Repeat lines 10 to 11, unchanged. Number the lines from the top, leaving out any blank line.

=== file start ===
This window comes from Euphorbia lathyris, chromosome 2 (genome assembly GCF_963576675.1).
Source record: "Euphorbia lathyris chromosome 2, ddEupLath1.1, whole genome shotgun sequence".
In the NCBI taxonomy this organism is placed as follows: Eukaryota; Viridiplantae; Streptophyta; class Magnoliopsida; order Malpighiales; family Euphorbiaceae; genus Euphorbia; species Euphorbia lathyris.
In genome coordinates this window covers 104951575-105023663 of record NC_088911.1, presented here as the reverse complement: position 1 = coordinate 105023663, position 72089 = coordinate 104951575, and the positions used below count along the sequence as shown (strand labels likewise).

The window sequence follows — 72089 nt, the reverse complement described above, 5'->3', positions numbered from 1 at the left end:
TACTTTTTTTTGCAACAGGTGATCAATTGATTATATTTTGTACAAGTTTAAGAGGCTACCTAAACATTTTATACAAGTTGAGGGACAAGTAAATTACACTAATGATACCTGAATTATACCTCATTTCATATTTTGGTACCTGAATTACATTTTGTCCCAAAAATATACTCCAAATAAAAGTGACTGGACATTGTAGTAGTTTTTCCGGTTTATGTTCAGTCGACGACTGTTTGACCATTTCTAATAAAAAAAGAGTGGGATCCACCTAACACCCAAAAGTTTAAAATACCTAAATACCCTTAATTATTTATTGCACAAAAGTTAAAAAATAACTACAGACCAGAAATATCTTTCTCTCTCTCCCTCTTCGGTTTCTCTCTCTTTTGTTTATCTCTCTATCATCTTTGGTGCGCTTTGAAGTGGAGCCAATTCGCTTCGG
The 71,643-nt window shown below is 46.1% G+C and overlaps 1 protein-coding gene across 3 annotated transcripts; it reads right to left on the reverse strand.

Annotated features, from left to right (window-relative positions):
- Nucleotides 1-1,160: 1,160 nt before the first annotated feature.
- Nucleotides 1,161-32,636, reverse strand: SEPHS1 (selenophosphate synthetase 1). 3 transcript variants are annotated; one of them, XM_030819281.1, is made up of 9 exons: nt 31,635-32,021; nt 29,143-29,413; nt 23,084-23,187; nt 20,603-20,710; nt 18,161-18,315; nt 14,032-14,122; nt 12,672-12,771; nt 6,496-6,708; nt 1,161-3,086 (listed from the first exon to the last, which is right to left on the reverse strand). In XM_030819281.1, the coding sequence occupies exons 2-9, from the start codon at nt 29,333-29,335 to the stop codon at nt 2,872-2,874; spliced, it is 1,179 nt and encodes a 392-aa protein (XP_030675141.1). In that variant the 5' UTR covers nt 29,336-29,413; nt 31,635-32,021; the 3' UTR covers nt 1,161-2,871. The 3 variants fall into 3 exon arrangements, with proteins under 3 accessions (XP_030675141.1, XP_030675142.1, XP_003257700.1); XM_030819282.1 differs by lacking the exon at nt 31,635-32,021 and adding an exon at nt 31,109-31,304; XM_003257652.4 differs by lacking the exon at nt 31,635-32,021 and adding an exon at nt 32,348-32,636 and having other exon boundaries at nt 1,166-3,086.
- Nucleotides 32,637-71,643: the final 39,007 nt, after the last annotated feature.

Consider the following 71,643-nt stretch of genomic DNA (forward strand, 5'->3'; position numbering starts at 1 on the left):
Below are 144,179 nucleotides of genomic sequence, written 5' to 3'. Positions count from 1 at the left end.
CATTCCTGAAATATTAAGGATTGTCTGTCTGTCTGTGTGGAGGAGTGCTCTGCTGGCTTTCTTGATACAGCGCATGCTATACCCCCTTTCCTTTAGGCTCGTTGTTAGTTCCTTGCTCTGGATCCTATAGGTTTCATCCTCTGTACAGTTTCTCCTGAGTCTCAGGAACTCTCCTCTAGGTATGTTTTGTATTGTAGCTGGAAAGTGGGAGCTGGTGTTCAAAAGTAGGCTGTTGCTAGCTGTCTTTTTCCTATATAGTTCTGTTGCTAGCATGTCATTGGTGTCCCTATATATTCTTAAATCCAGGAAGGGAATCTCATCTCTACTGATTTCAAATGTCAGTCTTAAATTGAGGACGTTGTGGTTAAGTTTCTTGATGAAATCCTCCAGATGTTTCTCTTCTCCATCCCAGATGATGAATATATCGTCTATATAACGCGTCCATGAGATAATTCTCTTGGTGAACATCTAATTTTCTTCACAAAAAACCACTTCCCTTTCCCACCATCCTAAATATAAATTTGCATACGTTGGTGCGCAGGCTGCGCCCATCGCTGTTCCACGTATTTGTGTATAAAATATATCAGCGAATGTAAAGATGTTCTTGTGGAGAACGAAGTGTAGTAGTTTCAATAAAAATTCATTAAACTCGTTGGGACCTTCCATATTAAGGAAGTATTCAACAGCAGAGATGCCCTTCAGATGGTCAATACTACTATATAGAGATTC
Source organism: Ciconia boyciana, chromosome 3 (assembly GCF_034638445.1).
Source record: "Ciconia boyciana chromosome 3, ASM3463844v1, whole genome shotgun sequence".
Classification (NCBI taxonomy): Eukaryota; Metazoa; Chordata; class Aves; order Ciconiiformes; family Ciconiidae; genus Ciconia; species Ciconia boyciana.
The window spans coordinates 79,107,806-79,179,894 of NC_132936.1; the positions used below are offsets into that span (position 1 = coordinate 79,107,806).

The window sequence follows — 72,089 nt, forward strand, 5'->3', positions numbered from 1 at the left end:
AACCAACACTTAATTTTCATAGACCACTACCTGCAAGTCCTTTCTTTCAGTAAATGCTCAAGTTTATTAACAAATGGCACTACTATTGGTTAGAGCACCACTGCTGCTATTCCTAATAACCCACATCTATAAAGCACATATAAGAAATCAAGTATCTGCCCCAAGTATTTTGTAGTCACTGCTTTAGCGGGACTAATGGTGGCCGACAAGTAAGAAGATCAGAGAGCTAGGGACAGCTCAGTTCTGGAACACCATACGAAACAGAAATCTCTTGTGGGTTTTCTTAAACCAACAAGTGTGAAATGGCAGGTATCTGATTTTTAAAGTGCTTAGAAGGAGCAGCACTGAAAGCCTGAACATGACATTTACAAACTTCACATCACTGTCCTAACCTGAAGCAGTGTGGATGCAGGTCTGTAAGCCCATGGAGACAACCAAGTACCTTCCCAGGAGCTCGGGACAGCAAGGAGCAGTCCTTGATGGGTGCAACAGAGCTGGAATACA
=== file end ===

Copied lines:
- Nucleotides 1,161-32,636, reverse strand: SEPHS1 (selenophosphate synthetase 1). 3 transcript variants are annotated; one of them, XM_030819281.1, is made up of 9 exons: nt 31,635-32,021; nt 29,143-29,413; nt 23,084-23,187; nt 20,603-20,710; nt 18,161-18,315; nt 14,032-14,122; nt 12,672-12,771; nt 6,496-6,708; nt 1,161-3,086 (listed from the first exon to the last, which is right to left on the reverse strand). In XM_030819281.1, the coding sequence occupies exons 2-9, from the start codon at nt 29,333-29,335 to the stop codon at nt 2,872-2,874; spliced, it is 1,179 nt and encodes a 392-aa protein (XP_030675141.1). In that variant the 5' UTR covers nt 29,336-29,413; nt 31,635-32,021; the 3' UTR covers nt 1,161-2,871. The 3 variants fall into 3 exon arrangements, with proteins under 3 accessions (XP_030675141.1, XP_030675142.1, XP_003257700.1); XM_030819282.1 differs by lacking the exon at nt 31,635-32,021 and adding an exon at nt 31,109-31,304; XM_003257652.4 differs by lacking the exon at nt 31,635-32,021 and adding an exon at nt 32,348-32,636 and having other exon boundaries at nt 1,166-3,086.
- Nucleotides 32,637-71,643: the final 39,007 nt, after the last annotated feature.